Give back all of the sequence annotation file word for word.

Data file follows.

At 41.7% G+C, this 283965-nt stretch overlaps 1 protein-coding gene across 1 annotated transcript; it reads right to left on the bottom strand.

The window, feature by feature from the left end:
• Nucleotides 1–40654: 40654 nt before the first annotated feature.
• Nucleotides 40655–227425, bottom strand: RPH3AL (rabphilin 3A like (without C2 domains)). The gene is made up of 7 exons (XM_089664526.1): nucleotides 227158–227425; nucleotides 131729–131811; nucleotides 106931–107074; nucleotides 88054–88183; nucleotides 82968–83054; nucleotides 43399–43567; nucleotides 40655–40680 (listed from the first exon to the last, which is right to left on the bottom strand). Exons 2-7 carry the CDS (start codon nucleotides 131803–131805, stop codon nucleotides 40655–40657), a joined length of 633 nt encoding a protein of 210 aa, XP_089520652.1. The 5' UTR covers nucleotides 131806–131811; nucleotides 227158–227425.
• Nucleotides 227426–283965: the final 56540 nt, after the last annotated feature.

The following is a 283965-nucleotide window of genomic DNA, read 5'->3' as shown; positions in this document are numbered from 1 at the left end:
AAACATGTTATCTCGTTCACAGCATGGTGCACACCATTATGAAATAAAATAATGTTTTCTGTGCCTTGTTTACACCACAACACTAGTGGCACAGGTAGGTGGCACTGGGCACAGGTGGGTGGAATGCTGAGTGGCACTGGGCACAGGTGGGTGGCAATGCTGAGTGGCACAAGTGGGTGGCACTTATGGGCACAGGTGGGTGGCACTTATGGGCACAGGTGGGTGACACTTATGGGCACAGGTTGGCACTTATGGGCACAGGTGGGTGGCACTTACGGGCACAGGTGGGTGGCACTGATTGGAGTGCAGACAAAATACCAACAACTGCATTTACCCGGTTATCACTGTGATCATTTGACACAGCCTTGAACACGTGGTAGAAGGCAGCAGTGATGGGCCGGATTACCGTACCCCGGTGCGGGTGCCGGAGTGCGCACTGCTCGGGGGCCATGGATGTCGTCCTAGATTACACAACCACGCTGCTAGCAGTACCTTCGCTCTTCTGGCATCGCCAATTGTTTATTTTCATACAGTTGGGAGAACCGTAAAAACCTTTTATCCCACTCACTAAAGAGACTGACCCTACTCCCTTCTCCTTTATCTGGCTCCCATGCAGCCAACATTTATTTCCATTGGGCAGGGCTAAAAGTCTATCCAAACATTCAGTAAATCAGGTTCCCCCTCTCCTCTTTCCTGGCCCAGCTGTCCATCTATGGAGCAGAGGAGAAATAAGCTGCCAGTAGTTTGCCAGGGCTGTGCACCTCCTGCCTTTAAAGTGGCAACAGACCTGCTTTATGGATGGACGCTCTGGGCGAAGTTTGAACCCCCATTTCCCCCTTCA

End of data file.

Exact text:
At 41.7% G+C, this 283965-nt stretch overlaps 1 protein-coding gene across 1 annotated transcript; it reads right to left on the bottom strand.

The window, feature by feature from the left end:
• Nucleotides 1–40654: 40654 nt before the first annotated feature.
• Nucleotides 40655–227425, bottom strand: RPH3AL (rabphilin 3A like (without C2 domains)). The gene is made up of 7 exons (XM_089664526.1): nucleotides 227158–227425; nucleotides 131729–131811; nucleotides 106931–107074; nucleotides 88054–88183; nucleotides 82968–83054; nucleotides 43399–43567; nucleotides 40655–40680 (listed from the first exon to the last, which is right to left on the bottom strand). Exons 2-7 carry the CDS (start codon nucleotides 131803–131805, stop codon nucleotides 40655–40657), a joined length of 633 nt encoding a protein of 210 aa, XP_089520652.1. The 5' UTR covers nucleotides 131806–131811; nucleotides 227158–227425.
• Nucleotides 227426–283965: the final 56540 nt, after the last annotated feature.

The following is a 283965-nucleotide window of genomic DNA, read 5'->3' as shown; positions in this document are numbered from 1 at the left end:
AAACATGTTATCTCGTTCACAGCATGGTGCACACCATTATGAAATAAAATAATGTTTTCTGTGCCTTGTTTACACCACAACACTAGTGGCACAGGTAGGTGGCACTGGGCACAGGTGGGTGGAATGCTGAGTGGCACTGGGCACAGGTGGGTGGCAATGCTGAGTGGCACAAGTGGGTGGCACTTATGGGCACAGGTGGGTGGCACTTATGGGCACAGGTGGGTGACACTTATGGGCACAGGTTGGCACTTATGGGCACAGGTGGGTGGCACTTACGGGCACAGGTGGGTGGCACTGATTGGAGTGCAGACAAAATACCAACAACTGCATTTACCCGGTTATCACTGTGATCATTTGACACAGCCTTGAACACGTGGTAGAAGGCAGCAGTGATGGGCCGGATTACCGTACCCCGGTGCGGGTGCCGGAGTGCGCACTGCTCGGGGGCCATGGATGTCGTCCTAGATTACACAACCACGCTGCTAGCAGTACCTTCGCTCTTCTGGCATCGCCAATTGTTTATTTTCATACAGTTGGGAGAACCGTAAAAACCTTTTATCCCACTCACTAAAGAGACTGACCCTACTCCCTTCTCCTTTATCTGGCTCCCATGCAGCCAACATTTATTTCCATTGGGCAGGGCTAAAAGTCTATCCAAACATTCAGTAAATCAGGTTCCCCCTCTCCTCTTTCCTGGCCCAGCTGTCCATCTATGGAGCAGAGGAGAAATAAGCTGCCAGTAGTTTGCCAGGGCTGTGCACCTCCTGCCTTTAAAGTGGCAACAGACCTGCTTTATGGATGGACGCTCTGGGCGAAGTTTGAACCCCCATTTCCCCCTTCA